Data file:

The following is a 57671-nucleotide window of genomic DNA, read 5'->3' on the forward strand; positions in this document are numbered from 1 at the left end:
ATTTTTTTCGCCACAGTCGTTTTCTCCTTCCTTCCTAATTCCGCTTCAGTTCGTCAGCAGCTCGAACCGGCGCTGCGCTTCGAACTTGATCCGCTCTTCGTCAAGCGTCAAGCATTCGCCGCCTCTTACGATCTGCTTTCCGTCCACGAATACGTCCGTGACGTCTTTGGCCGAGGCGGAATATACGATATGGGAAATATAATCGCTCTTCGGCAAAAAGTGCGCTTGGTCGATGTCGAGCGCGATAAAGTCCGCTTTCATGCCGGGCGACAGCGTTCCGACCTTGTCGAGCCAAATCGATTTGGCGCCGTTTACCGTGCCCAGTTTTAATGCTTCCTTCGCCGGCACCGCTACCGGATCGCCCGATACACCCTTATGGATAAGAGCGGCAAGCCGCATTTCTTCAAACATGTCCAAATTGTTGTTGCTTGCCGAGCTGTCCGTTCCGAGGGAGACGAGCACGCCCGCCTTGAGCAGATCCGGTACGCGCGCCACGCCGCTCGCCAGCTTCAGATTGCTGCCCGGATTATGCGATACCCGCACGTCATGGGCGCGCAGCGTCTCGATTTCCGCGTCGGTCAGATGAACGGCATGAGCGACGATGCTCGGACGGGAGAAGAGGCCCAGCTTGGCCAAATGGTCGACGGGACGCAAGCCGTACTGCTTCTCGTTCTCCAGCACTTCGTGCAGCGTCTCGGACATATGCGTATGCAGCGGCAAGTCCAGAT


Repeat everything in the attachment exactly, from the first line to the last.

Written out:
The following is a 57671-nucleotide window of genomic DNA, read 5'->3' on the forward strand; positions in this document are numbered from 1 at the left end:
ATTTTTTTCGCCACAGTCGTTTTCTCCTTCCTTCCTAATTCCGCTTCAGTTCGTCAGCAGCTCGAACCGGCGCTGCGCTTCGAACTTGATCCGCTCTTCGTCAAGCGTCAAGCATTCGCCGCCTCTTACGATCTGCTTTCCGTCCACGAATACGTCCGTGACGTCTTTGGCCGAGGCGGAATATACGATATGGGAAATATAATCGCTCTTCGGCAAAAAGTGCGCTTGGTCGATGTCGAGCGCGATAAAGTCCGCTTTCATGCCGGGCGACAGCGTTCCGACCTTGTCGAGCCAAATCGATTTGGCGCCGTTTACCGTGCCCAGTTTTAATGCTTCCTTCGCCGGCACCGCTACCGGATCGCCCGATACACCCTTATGGATAAGAGCGGCAAGCCGCATTTCTTCAAACATGTCCAAATTGTTGTTGCTTGCCGAGCTGTCCGTTCCGAGGGAGACGAGCACGCCCGCCTTGAGCAGATCCGGTACGCGCGCCACGCCGCTCGCCAGCTTCAGATTGCTGCCCGGATTATGCGATACCCGCACGTCATGGGCGCGCAGCGTCTCGATTTCCGCGTCGGTCAGATGAACGGCATGAGCGACGATGCTCGGACGGGAGAAGAGGCCCAGCTTGGCCAAATGGTCGACGGGACGCAAGCCGTACTGCTTCTCGTTCTCCAGCACTTCGTGCAGCGTCTCGGACATATGCGTATGCAGCGGCAAGTCCAGAT